1. After adjustments, the overall incidence of malaria was not statistically different between a group of children receiving iron-fortified micronutrients in comparison to a group of children receiving micronutrients without iron.
2. There was no increased risk of malaria noted amongst children who were iron replete and had anemia at baseline.
Evidence Rating Level: 1 (Excellent)
Study Rundown: Malaria is a leading cause of childhood morbidity and mortality in sub-Saharan Africa. Prior studies had suggested that iron deficiency, another common problem in the region, not only offered protection against malaria infection, but that iron supplementation may actually increase malaria morbidity and mortality. Based on these studies, the World Health Organization and the United Nations Children’s Fund released a joint statement in 2006 recommending limited use of iron supplements in children due to concerns of increased malaria risk. Assessing the impact of daily fortification with powdered micronutrients including iron on malaria incidence in the malaria-endemic setting of central Ghana, this study found that the overall incidence of malaria was lower in the group receiving iron fortified powdered micronutrients compared to the no iron group prior to adjustments. However, after adjusting for baseline values of iron deficiency and moderate anemia, these differences were no longer found to be statistically significant. Regardless, based upon this study, iron supplementation did not increase one’s risk of malaria.
Consequently, the results of this study provide further supportive evidence for iron supplementation in malaria-endemic regions.
Relevant Reading: Effects of routine prophylactic supplementation with iron and folic acid on admission to hospital and mortality in preschool children in a high malaria transmission setting: community based, randomized, placebo-controlled trail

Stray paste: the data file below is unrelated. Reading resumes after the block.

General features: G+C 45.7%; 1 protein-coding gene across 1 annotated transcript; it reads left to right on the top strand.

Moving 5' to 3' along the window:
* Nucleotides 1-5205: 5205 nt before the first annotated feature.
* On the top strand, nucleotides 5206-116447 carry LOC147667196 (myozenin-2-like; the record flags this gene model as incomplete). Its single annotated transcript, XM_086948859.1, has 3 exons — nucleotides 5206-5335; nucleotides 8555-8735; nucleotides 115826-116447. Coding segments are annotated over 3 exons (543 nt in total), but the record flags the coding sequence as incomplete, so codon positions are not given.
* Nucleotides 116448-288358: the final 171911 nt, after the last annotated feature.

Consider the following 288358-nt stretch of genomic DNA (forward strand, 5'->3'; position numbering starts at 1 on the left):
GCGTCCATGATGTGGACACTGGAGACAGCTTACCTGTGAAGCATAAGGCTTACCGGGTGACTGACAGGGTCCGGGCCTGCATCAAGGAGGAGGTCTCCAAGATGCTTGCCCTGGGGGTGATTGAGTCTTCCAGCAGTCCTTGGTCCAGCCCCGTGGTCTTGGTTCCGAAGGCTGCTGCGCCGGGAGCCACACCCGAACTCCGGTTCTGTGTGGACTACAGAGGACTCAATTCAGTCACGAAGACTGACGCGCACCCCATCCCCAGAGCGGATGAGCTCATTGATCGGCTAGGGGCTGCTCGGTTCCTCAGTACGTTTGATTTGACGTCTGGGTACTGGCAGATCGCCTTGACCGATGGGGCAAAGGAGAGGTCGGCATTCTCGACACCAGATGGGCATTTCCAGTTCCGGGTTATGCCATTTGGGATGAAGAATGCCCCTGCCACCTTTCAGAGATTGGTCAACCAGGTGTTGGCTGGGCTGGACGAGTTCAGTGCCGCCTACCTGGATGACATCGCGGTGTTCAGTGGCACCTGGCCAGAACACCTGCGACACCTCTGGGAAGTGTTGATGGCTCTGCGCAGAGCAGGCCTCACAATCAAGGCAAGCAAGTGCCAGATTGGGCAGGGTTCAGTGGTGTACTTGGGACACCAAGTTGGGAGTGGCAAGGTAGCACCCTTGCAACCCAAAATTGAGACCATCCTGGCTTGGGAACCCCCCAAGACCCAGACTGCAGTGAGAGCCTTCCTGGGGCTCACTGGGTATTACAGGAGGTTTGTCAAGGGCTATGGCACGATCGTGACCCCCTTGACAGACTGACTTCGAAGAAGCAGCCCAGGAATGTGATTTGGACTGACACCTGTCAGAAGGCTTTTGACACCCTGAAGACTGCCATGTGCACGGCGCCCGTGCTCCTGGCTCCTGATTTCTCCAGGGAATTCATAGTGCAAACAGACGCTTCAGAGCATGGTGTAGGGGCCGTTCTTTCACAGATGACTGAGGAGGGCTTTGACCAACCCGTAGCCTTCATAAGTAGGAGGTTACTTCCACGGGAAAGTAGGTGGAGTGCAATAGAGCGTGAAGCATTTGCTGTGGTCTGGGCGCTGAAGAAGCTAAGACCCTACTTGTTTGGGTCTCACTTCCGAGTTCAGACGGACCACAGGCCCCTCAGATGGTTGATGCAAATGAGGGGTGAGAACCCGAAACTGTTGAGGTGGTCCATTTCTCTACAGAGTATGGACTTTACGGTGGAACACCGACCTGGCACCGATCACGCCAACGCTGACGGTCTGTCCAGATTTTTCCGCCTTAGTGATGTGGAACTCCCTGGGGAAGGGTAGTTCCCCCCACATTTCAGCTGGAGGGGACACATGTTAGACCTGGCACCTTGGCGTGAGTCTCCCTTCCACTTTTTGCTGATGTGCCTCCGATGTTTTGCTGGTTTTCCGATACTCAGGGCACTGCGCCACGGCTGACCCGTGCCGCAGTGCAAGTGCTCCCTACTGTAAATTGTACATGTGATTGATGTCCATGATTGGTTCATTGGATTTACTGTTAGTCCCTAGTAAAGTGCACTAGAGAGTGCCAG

In-Depth [community-based, cluster randomized trial]: This study utilized a community-based, cluster randomized trial in the Wenchi and Tain districts of central Ghana to enroll children aged 6 to 35 months eating solid foods and living in the study area for at least the following 6 months. Participants were randomized by cluster to an iron group or no iron group, with those in the iron group receiving a micronutrient product fortified with iron. The no iron group received a similar fortification that did not contain iron. At enrollment, each child received a 1 week supply of micronutrient packages and an insecticide-treated bed net. Households were visited weekly by a field researcher who collected information on adherence, conducted a health assessment, assessed for morbidity, and replenished the supply of micronutrient products. Malaria episodes were measured in the iron group compared to the no iron group during the 5-month intervention period. The overall incidence of malaria was lower in the group receiving iron fortified powdered micronutrients than in the no iron group (RR, 0.87; 95% CI, 0.78-0.96), but after adjustments for baseline values of iron deficiency and moderate anemia, these differences were no longer found to be statistically significant (RR, 0.87 [95% CI, 0.75-1.01]. No increased risk of malaria was noted amongst those children who were iron replete and had anemia at baseline.
By Priyanka Vedak and Rif Rahman
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